FRISCO, Texas – Sam Williams has all of the tools at his disposal if he wants to succeed this season.
The Cowboys are leaning on their second-round draft pick from Ole Miss to help replace the production lost from Randy Gregory after he signed with Denver this offseason. The physical traits are all clearly present, but what about navigating the hustle and bustle of adjusting to life in the NFL?
Fortunately, the rookie defensive end has found himself under the tutelage of a guy who knows a thing or two about being dominant during his rookie season in Micah Parsons.
Parsons has been a calming influence and administered a healthy diet of advice for Williams, proving that the 23-year-old linebacker is already well ahead of his years in the maturity department.
"Micah has helped me out," Williams said. "[He told me] I just need to terrify these guys and open pass rushing lanes, things that I can do. Just start off with speed. Once they get used to your speed, then it's like a chess match. Now they have to figure out what I am doing."
Parsons has not been the only person that has handed out advice to the talented rookie. In fact, it has not just been current teammates of Williams. It has also come from Pro Football Hall of Famer and former Cowboys' great Charles Haley.
When asked what he thought of the instruction that Haley has given him, Williams replied with a simple remark.
"It's old school," Williams said. "We did some work yesterday with my get-off and my hand work. So, it was pretty nice to work with someone like that."
It's pretty hard to beat the advice of a Hall of Fame pass rusher and one of the game's biggest and brightest rising defensive stars, no question. Plus, the attention to detail and constant schooling Williams has been exposed to with the Cowboys early on has paid dividends.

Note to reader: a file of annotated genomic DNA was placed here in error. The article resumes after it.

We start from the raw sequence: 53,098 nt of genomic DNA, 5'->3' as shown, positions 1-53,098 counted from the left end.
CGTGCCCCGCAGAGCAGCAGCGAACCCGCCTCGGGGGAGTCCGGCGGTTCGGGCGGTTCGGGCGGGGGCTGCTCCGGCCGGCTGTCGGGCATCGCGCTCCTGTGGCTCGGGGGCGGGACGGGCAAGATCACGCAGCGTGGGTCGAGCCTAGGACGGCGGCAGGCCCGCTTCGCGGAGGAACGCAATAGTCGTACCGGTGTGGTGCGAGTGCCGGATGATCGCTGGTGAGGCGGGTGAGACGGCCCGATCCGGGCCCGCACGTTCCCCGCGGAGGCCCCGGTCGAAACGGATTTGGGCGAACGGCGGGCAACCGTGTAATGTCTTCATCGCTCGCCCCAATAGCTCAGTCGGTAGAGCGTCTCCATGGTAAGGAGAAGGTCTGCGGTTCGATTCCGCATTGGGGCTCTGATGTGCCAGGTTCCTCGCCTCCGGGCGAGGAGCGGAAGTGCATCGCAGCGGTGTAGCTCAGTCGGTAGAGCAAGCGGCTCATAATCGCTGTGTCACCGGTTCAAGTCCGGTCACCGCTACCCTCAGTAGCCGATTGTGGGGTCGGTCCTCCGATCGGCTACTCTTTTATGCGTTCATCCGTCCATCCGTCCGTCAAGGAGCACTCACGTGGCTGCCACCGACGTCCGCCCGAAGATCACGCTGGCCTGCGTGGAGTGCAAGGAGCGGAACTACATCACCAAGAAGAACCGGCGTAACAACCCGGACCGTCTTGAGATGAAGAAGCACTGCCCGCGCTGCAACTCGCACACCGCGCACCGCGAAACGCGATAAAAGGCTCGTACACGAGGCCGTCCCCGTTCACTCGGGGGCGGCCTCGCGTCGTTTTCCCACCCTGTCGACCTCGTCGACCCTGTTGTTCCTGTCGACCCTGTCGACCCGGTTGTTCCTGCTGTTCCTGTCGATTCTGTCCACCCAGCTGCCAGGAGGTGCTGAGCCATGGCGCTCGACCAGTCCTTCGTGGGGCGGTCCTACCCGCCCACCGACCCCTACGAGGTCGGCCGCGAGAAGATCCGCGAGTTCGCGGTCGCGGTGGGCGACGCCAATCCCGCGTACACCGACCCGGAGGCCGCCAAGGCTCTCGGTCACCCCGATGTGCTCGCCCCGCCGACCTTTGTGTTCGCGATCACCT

"We all have days to process it and we have walk throughs, especially for the rookies to learn the plays" Williams said. "But we walked through probably five times a day so it's easy to catch on."
Some things still have taken Williams time to get acclimated to by his own account. He says his schedule as a professional compared to his time in Oxford, Miss., are two vastly different realities. But he isn't complaining. After all, he is a member of the Dallas Cowboys with guys like Haley and Parsons showing him the ropes.
"I will say that just being up here all day [is a lot] because I will get here at 6:00 and leave at like 5:00," Williams said. "In college that time would be in the classroom, but this is just straight football. I'm not saying it's a bad thing because this is what I get paid to do. I'd say that's the most difficult part because when I go home, I have an hour to eat and take a shower then I'm back in bed by 9:00."
Williams has taken full advantage of OTAs and the opportunities that it has afforded him to work on the minute details of his game as well as his technique, even if they don't allow for him to work on his speed power move, which he dubbed his signature move.
"We can't do it right now because of OTAs so I'm working on my hands," Williams said. "This is a perfect time that I feel like to get my hands right, my footwork right and open up my pass rush toolbox."
Where exactly Williams will lineup the majority of the time has yet to be determined by Dan Quinn with so much time still left before the team heads to California. However, Williams made it clear that he is willing to play wherever the coaching staff decides.
"They have moved me to different spots," Williams said. "I just want to be used wherever to help the team. Even if it's to do kickoff and kickoff return. I'll play wherever."
Kidding about the special teams part, of course. Nonetheless, the Cowboys must be happy with their second-rounder's willingness to do whatever it takes to win.
Even if it means manning the kickoff unit or being in the building for 12 hours a day.